10 Xbox Classics (You Can Play on Xbox One)

I got an Xbox One pretty early into its life cycle. This is fairly unusual for me, as I tend to wait for the prices to go down, but...

I got an Xbox One pretty early into its life cycle. This is fairly unusual for me, as I tend to wait for the prices to go down, but my friends and I were just dying to play “Mortal Kombat X.” I love the current generation of gaming, and I’ve since supplemented my collection with games like “The Witcher III: Wild Hunt” and “King’s Quest,” but there’s still some gems from the previous era. Fortunately, Microsoft announced Backwards Compatibility last year, and now you can play your Xbox 360 favorites on your Xbox One. Here’s ten of my favorite Xbox 360 classics that you can play on your Xbox One right now.

 

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“Beyond Good & Evil” has been something of a cult classic. Originally released in 2003 for the Playstation 2, Xbox, GameCube and Windows PCs, Ubisoft’s action-adventure story of alien conspiracies and photojournalism was revered well enough to warrant an HD upgrade on the Playstation Network and Xbox Live in 2011. Puzzle solving, exploration and intuitive combat mix with a rich, rewarding story to give this one all the hallmarks of a modern classic. A sequel has been languishing in development hell since 2008, but Microsoft made the HD remake available on the Xbox One, allowing this beloved gem to be playable on three consecutive generations of Microsoft consoles.

 

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“The Witcher” was a bit of  PC sleeper hit when it released in 2007, but it warranted a sequel. CD Projekt Red’s “The Witcher 2: Assassins of Kings” took everything that was loved about the first game and slapped a coat of polish on it. Gameplay tweaks and graphical upgrades not only created a more enjoyable experience but where it truly reached an audience was cross-platform availability. “Witcher 2” had a one-month exclusivity window on the Xbox 360 when it released in April of 2011. The game received critical acclaim, resulting in the release of “The Witcher III: Wild Hunt” in 2015, which has been hailed as one of the greatest games ever. “Witcher 2” has since become available on Xbox One via Backwards Compatibility, allowing fans to play both console entries of the franchise in one place.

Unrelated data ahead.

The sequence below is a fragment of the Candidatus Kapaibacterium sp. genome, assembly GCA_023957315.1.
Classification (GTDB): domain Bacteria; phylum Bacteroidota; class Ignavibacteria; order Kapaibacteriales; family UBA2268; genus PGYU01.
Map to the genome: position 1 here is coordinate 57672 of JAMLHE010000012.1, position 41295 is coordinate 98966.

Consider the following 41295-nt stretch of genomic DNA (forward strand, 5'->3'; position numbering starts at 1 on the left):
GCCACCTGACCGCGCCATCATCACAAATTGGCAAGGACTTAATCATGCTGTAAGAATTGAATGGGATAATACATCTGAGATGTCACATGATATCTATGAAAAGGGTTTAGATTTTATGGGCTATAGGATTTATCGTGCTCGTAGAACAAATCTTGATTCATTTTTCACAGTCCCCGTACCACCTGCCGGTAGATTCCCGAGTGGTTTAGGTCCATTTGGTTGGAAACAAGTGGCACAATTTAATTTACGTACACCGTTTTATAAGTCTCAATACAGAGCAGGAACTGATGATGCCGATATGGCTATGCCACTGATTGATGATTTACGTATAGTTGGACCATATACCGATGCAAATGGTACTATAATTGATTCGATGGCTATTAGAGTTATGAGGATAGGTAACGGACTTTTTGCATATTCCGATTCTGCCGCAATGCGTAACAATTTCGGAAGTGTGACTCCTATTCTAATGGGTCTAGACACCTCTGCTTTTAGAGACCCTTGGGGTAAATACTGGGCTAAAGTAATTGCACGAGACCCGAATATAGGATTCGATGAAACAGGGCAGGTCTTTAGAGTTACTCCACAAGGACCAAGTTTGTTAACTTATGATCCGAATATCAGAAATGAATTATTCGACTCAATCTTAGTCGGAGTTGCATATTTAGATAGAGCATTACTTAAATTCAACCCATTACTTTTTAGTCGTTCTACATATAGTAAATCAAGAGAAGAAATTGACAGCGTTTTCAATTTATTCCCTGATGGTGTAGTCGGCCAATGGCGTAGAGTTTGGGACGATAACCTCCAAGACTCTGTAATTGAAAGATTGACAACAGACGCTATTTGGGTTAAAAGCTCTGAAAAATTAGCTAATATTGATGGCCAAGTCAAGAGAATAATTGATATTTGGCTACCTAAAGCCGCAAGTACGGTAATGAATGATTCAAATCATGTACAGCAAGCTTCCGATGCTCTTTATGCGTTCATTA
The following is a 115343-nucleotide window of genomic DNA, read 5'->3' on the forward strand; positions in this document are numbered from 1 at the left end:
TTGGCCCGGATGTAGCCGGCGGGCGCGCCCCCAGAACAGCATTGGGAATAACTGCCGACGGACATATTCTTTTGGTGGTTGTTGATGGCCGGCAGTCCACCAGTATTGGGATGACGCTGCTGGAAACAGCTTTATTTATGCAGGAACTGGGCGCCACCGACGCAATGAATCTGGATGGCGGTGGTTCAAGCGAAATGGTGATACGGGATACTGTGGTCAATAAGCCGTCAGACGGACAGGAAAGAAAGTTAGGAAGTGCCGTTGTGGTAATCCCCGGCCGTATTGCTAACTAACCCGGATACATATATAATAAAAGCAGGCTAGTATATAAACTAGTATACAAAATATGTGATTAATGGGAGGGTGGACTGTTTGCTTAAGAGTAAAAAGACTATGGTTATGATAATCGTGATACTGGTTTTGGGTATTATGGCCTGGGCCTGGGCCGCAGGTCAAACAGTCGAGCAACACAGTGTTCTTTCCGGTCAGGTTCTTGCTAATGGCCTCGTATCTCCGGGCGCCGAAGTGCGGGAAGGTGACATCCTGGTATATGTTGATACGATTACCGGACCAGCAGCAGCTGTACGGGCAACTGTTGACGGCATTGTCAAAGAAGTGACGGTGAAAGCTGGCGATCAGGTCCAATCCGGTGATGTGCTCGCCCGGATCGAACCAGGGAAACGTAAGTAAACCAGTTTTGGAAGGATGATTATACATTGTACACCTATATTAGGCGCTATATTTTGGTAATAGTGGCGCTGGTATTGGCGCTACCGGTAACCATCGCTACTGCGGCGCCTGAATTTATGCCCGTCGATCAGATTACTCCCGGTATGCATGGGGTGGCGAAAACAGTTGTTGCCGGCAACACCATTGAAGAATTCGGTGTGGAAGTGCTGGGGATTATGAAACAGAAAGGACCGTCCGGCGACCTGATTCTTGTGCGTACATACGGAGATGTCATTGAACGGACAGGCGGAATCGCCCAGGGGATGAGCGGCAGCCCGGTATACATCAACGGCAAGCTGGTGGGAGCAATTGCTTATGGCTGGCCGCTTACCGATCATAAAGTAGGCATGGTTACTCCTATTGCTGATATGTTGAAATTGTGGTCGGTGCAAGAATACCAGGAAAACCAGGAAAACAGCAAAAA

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Netherrealm’s last two “Mortal Kombat” installments reinvigorated a stale franchise, but in between they made the only good comic book fighting game that didn’t have Capcom involved. Set in two universes, including one where an evil Superman has installed a terrifying dictatorship, “Injustice: Gods Among Us” was a solid fighter with a fun story and a plethora of unlockables. While the PS3 and PS4 got separate “Ultimate Edition” releases, they’re no different from the Xbox 360 “Ultimate Edition” version, which is available on the Xbox One via Backwards Compatibility.

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Rare managed to redefine the FPS genre with “Goldeneye: 007”, especially with how shooters were treated on consoles. The follow-up “Perfect Dark” wowed Nintendo 64 owners in 2000 with it’s smooth, spy-inspired gameplay. The game did well enough to warrant an HD re-release on the Xbox 360 in 2010, a result of Microsoft’s 2002 acquisition of Rare. The game made it’s way to the Xbox One as one of the early Backwards Compatibility titles and was also included in “Rare Replay,” a collection of classic Rare titles playable on the Xbox One.

 

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While we did eventually, finally get a new “Ghostbusters” movie, it looked like it was just never happening for the longest time. “Ghostbusters: The Video Game” just barely got released in 2009, nearly being canceled when its original publisher merged with Activision Blizzard. The game did incredibly well, regarded by many fans as the actual third film for years to come. It was briefly a bit tough to find a copy, but now that it’s available on Games On Demand and Xbox One Backwards Compatibility, everyone can enjoy this incredible Ghostbusters adventure.